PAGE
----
Costs are around us everyday whether we realize it or not. Chapter 7 in the book proposes several different kinds of costs. Probably the most common cost we face everyday are opportunity costs. These are trade-off costs, or the cost of the highest valued alternative that must be foregone when a decision is made. I face this situation everyday when I make the decision to take a day off work to study, or pick an elective class of economics over a management class.
Major league sports face this cost every season. When deciding how much they should pay a certain player they must look at the opportunity cost of doing so. An article I found was about the Toronto Blue Jays in 2002, not signing Jose Cruz, when he wanted 5 million a season to play for them. The Blue Jays let him go and in return drafted 6 new players for a little over 6 million dollars. The opportunity cost the Blue Jays faced was giving up one of their most popular players for about the same price as getting 6 new players.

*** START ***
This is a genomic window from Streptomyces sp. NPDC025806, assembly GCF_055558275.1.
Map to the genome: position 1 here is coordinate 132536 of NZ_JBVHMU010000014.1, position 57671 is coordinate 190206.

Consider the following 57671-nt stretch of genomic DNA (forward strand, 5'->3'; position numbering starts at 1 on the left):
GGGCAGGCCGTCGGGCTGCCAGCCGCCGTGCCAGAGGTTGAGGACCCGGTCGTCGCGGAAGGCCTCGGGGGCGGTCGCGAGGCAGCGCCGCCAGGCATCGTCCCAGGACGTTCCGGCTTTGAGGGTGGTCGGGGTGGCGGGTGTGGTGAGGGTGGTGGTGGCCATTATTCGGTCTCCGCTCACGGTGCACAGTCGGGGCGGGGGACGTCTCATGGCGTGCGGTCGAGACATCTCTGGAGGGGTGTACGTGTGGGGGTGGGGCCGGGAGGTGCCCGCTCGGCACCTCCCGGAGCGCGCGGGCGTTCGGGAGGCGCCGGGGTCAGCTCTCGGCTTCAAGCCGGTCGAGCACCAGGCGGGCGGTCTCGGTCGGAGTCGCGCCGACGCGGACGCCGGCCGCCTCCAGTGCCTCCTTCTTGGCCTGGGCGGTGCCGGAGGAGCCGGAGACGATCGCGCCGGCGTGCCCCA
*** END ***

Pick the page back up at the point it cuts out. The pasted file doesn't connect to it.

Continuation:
Sports team face opportunity costs like this one, every year when they do their draft picks. They must decide if a player is worth the money they want or if their is an opportunity cost out there for the team. It is amazing to me how economics can play into major league sports without most people even realizing it.